Discover the most momentous motoring events that took place this week in history …….
220 years ago this week, English inventor George Medhurst was issued with a British patent for his ‘Aeolian’ engine which used compressed air to power vehicles [2 August 1800]. In his pamphlet ‘On the properties, power, & application of the Aeolian engine, with a plan and particulars for carrying it into execution’, Medhurst proposed the establishment of Aeolian coach services, operated by pumping stations along the route……..120 years ago this week, the 837 mile Paris-Toulouse-Paris race, run over three stages, was won by Pierre Levegh, French racing driver, world-class ice hockey & tennis player, driving a 24 hp Mors with pneumatic Michelin tyres [28 July 1900]. He took a commanding lead and was never seriously challenged (by a field of the previously dominant Panhard & Levassor cars). His winning time was 40.2 mph. Levegh died in a crash at LeMans when his car launched over barriers, killing 83 spectators and injuring A series of fatal accidents on the 1903 Paris-Madrid race brought an end to the staging of point-to-point events on the open roads……..P F Olds & Sons, Inc., manufacturers of gasoline engines, was established in Lansing, Michigan, US with Pliny F Olds as President and Ransom E Olds as Secretary, Treasurer and General Manager [31 July 1900]……110 years ago this week, North America’s first driver-licensing law came into effect in the state of New York, though it initially applied only to professional chauffeurs…….70 years ago this week, the 5,000,000th Oldsmobile was produced, a Holiday 4-door hardtop [27 July 1950]……. British racing driver Joe Fry (34), a distant member of the Fry’s Chocolate family died [29 July 1950]. He became the primary driver for the highly successful Shelsley Special “Freikaiserwagen”, created by his cousin David Fry and Hugh Dunsterville, with help from Dick Caesar. Tragically, Fry was killed at the wheel of the Freikaiserwagen at the 1950 Blandford hillclimb, less than two months after driving a Maserati 4CL in the 1950 British Grand Prix at Silverstone. Raymond Mays said: “The death of Joe Fry, from injuries received while practicing for a Blandford hill-climb, was a great blow to me and to British motor sport in general”…….The “Bug”, generally considered to be the first rail dragster, raced for the first time. Dick Kraft was the driver [30 July 1950]……. The Ford Motor Company created its Defence Products Division in order to handle the large number of government contracts related to the Korean War [2 August 1950]. The conversion from automobile manufacturing to weapons production had already been made several times in history, including during World War Two, when civilian car production in the US virtually ceased as manufacturers began turning out tanks instead……..60 years ago this week, the last Armstrong Siddeley car was produced [31 July 1960]. Formed in 1919 Armstrong Siddeley – cover image – is best known for the production of luxury motor cars and aircraft engines. The company was created following the purchase by Armstrong Whitworth of Siddeley-Deasy, a manufacturer of fine motor cars, that were marketed to the top echelon of society. After the merge of companies this focus on quality continued throughout in the production of cars, aircraft engines, gearboxes for tanks and buses, rocket and torpedo motors, and the development of railcars. Company mergers and takeovers with Hawker Aviation and Bristol Aero Engines saw the continuation of the car production but the production of cars ceased in August 1960. The company was absorbed into the Rolls-Royce conglomerate who were interested in the aircraft and aircraft engine business and eventually the remaining spares and all Motor Car interests were sold to the Armstrong Siddeley Owners Club Ltd who now own the patents, designs, copyrights and trademarks, including the name Armstrong Siddeley. The first car produced was a fairly massive machine a fairly massive machine, a 5-litre 30 hp. A smaller 18 hp appeared in 1922 and a 2-litre 14 hp was introduced in 1923. 1928 saw the company’s first 15 hp six; 1929 saw the introduction of a 12 hp vehicle. This was a pioneering year for the marque, during which it first offered the Wilson preselector gearbox as an optional extra; it became standard issue on all cars from 1933. In 1930 the company marketed four models, of 12, 15, 20, and 30 hp, the last costing £1450. The company’s rather staid image was endorsed during the 1930s by the introduction of a range of six-cylinder cars with ohv engines, though a four-cylinder 12 hp was kept in production until 1936. In 1933, the 5-litre six-cylinder Siddeley Special was announced, featuring a Hiduminium aluminium alloy engine; this model cost £950. Car production continued at a reduced rate throughout 1940, and a few were assembled in 1941. The week that World War II ended in Europe, Armstrong Siddeley introduced its first post-war models; these were the Lancaster four-door saloon and the Hurricane drophead coupe. The names of these models echoed the names of aircraft produced by the Hawker Siddeley Group (the name adopted by the company in 1935) during the war. These cars all used a 2-litre six-cylinder (16 hp) engines, increased to 2.3-litre (18 hp) engines in 1949. From 1949 to 1952 two commercial variants of the 18 hp cars were produced, primarily for export. The Utility Coupé was a conventional coupe utility style vehicle, while the Station Coupé was effectively a dual cab vehicle, although it still retained only two doors. However, it did have two rows of seating to accommodate up to four adults. From 1953 the company produced the Sapphire, with a 3.4-litre six-cylinder engine. In 1956, the model range was expanded with the addition of the 234 (a 2.3-litre four-cylinder) and the 236 (with the older 2.3-litre six-cylinder engine). The Sapphire 346 sported a bonnet mascot in the shape of a Sphinx with namesake Armstrong Siddeley Sapphire jet engines attached. The 234 and 236 Sapphires might have looked to some of marque’s loyal customers like a radical departure from the traditional Armstrong Siddeley appearance. However, in truth, they were simply too conservative in a period of rapidly developing automotive design. If the “baby Sapphire” brought about the beginning of the end for Armstrong Siddeley, it was because Jaguar had launched the unitary-construction 2.4 saloon in 1955, which was quicker, significantly cheaper, and much better-looking than the lumpy and frumpy 234/236 design. The last model produced by Armstrong Siddeley was 1958’s Star Sapphire, with a 4-litre engine, and automatic transmission. The Armstrong Siddeley was a casualty of the 1960 merger with Bristol; the last car left the Coventry factory in 1960…….on the same day [31 July 1960] Atlanta Motor Speedway (formerly Atlanta International Raceway) opened as a standard 1.5 mile (2.4 km) oval track [31 July 1960]. The opening scenes of the 1980 movie Smokey and the Bandit II were filmed at the track, as were scenes of the 1983 film Stroker Ace. Former US President Jimmy Carter once worked as a ticket taker at the track, and attended several races there as Georgia governor and as US President. In 1994, 46 condominiums were built over the northeastern side of the track. In 1997, to standardize the track with Speedway Motorsports’ other two 1.5-mile (2.4 km) ovals, the entire track was almost completely rebuilt. The frontstretch and backstretch were swapped, and the configuration of the track was changed from oval to quad-oval. The project made the track one of the fastest on the NASCAR circuit…..50 years ago this week, George Follmer drove a Ford-powered Lotus 70 to victory in the L&M Continental Formula A race at St. Jovite, Quebec, Canada [1 August 1970]……. The Hockenheim Circuit hosted the German Grand Prix for the first time when the Formula 1 drivers decided at the French Grand Prix to boycott the Nürburgring unless major changes were made [2 August 1970] More than 100,000 spectators witnessed Jochen Rindt’s victory in a Lotus-Ford. In the following year the German Grand Prix went back to the Nürburgring until the 1976 German Grand Prix. From 1977 to 2006 the Hockenheimring hosted the German Grand Prix with the exception of 1985 when the Nürburgring Grand Priz track was introduced……..40 years ago this week, Neil Bonnett drove his Mercury to a narrow decision over Buddy Baker to win the Coca-Cola 500 at Pocono, Pennsylvania, US [27 July 1980]. Title contender Richard Petty crashed hard on the 57th lap and suffered a broken neck. Tim Richmond, making his NASCAR Winston Cup Grand National debut, finished 12th……..30 years ago this week, at 4:00 pm on 27 July 1990 the last Citroen 2CV rolled off the production line at the company’s plant in Mangualde, Portugal. Since its debut in 1948, a total of 5,114,959 2CVs had been produced worldwide. It was conceived by Citroën Vice-President Pierre Boulanger to help motorize the large number of farmers still using horses and carts in France. The 2CV featured a low purchase cost; simplicity of overall maintenance; an easily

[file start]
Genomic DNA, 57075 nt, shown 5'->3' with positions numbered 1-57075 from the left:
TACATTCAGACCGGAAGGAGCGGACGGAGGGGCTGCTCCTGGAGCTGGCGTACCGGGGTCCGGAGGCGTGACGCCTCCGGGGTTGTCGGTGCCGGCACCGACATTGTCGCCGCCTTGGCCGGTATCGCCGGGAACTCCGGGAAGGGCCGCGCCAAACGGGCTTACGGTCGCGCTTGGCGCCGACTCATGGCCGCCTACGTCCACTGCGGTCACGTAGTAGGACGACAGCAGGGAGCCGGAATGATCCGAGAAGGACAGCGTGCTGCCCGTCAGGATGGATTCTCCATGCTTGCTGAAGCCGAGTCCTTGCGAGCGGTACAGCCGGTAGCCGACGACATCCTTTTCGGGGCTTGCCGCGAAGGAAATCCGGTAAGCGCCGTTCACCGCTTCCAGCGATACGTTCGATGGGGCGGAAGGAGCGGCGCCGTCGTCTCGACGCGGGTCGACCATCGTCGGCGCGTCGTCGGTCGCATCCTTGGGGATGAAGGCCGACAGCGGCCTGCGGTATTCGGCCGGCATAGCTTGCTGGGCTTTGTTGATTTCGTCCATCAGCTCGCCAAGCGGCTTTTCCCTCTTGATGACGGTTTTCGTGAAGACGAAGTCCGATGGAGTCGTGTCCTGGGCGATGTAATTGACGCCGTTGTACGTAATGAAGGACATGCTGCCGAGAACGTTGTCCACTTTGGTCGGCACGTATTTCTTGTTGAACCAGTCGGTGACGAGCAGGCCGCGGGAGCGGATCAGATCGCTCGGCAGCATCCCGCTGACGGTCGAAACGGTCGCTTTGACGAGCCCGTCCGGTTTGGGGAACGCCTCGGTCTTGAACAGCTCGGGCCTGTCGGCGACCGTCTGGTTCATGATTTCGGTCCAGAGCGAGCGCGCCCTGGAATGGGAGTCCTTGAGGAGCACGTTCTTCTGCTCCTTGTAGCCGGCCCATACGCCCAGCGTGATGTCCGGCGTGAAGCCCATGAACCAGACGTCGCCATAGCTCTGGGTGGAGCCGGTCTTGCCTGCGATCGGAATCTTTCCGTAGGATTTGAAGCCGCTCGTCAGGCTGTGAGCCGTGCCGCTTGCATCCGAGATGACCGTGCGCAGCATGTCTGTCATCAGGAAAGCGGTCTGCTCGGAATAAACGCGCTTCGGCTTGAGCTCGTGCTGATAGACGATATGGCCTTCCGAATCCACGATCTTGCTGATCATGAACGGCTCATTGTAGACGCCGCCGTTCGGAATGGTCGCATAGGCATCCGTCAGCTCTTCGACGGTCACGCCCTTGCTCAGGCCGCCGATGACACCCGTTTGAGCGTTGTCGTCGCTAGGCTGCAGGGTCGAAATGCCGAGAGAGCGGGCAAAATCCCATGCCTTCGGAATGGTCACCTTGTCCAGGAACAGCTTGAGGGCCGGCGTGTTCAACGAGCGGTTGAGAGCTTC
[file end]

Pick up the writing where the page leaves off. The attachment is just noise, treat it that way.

serviced air-cooled engine (originally offering 9 hp); low fuel consumption; and an extremely long travel suspension offering a soft ride, light off-road capability, high ground clearance, and height adjustability via lengthening/shortening of tie rods. Its front and rear wings, doors, bonnet, fabric sunroof and trunk lid were all-detachable. One automotive author described the 2CV as “the most intelligent application of minimalism ever to succeed as a car”, calling it a car of “remorseless rationality”……. On the same day [27 July 1990] the Musee National de l’Automobile in Mulhouse, France unveiled the ‘seventh’ Bugatti Royale, a recreation of the Armand Esders roadster mounted on a chassis made largely from spare parts [27 July 1990]…….. The last Formula One Grand Prix to be held in West Germany prior to its re-unification with East Germany, was won by 1988 World Champion, Brazilian driver Ayrton Senna driving a McLaren MP4/5B [29 July 1990]. He took a six second victory over Italian driver Alessandro Nannini driving a Benetton B190 who was just two seconds in front of Senna’s Austrian teammate Gerhard Berger…….Ian Gow (53) MP was killed by a car bomb planted by the IRA while at his home in Sussex, England [30 July 1990]…… Patrick Depailler (35) died during Alfa Romeo free practice, ten days before the German Grand Prix [1 August 1990]…….. Sven-Erik Soderman, driving an Opel Kadett at Mora, Sweden, set a world’s record in stunt driving. Soderman reached a speed of 102.14 mph (164 km/h) while driving his car on two side wheels [2 August 1990]……20 years ago this week, the 62nd German Grand Prix and the 24th to be held at Hockenheim was held over 45 laps of the 6.8-kilometre circuit for a total race distance of 307 kilometres [30 July 2000]. The race was won by Brazilian driver Rubens Barrichello driving a Scuderia Ferrari F1-2000 in his debut Grand Prix victory. Barrichello won by 7 seconds over Finnish driver Mika Häkkinen in a McLaren Mercedes MP4/15. Häkkinen’s British team-mate David Coulthard was third…….. The Boycott the Pumps campaign, also referred to as Dump the Pumps, was organised in the UK, with motorists being urged not to visit petrol stations [1 August 2000]. Support for the day was reported to be patchy, with forecourts in the North-West being hit the hardest, some reporting a 50% drop in business.